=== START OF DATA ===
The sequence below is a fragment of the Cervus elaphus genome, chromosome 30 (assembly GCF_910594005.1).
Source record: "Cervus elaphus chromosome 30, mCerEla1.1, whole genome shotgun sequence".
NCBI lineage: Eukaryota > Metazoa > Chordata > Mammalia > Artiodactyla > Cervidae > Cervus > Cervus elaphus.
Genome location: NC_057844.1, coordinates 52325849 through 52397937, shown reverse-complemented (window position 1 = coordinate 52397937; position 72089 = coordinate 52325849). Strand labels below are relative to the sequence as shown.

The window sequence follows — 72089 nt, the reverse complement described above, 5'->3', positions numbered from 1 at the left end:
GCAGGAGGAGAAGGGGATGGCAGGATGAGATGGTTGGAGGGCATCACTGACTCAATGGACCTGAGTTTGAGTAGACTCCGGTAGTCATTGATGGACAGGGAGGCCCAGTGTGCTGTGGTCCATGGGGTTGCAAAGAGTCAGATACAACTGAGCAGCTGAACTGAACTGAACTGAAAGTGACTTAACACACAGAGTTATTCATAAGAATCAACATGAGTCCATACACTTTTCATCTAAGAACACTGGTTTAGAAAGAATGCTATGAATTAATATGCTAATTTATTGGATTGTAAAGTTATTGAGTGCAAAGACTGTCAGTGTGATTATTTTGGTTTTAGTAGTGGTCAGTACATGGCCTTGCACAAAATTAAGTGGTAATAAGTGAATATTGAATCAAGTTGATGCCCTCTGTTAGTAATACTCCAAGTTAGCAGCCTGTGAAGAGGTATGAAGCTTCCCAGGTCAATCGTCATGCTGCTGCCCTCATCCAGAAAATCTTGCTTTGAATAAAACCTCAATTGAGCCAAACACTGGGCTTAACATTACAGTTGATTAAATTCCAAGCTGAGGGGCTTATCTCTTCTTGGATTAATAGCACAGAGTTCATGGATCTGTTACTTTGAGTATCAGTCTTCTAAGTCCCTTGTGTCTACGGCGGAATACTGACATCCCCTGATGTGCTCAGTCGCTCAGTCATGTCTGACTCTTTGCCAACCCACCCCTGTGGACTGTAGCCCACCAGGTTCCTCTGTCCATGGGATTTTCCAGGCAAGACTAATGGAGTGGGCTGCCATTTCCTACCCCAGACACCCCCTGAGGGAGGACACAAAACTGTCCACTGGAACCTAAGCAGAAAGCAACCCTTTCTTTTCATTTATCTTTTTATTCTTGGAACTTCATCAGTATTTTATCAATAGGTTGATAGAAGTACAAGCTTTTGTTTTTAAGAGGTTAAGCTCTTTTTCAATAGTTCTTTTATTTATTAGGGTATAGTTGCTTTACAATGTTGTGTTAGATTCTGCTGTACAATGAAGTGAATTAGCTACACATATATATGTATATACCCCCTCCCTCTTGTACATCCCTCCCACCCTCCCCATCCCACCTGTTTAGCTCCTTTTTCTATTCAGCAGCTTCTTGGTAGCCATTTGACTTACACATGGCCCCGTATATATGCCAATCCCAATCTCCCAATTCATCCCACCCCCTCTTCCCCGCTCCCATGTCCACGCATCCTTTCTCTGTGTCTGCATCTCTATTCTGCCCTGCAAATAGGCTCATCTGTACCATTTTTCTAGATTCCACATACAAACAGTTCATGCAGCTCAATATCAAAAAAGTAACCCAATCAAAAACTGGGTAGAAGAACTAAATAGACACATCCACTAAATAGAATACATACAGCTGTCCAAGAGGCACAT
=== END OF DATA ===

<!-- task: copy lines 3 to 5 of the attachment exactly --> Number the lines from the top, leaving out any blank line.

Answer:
NCBI lineage: Eukaryota > Metazoa > Chordata > Mammalia > Artiodactyla > Cervidae > Cervus > Cervus elaphus.
Genome location: NC_057844.1, coordinates 52325849 through 52397937, shown reverse-complemented (window position 1 = coordinate 52397937; position 72089 = coordinate 52325849). Strand labels below are relative to the sequence as shown.

The window sequence follows — 72089 nt, the reverse complement described above, 5'->3', positions numbered from 1 at the left end: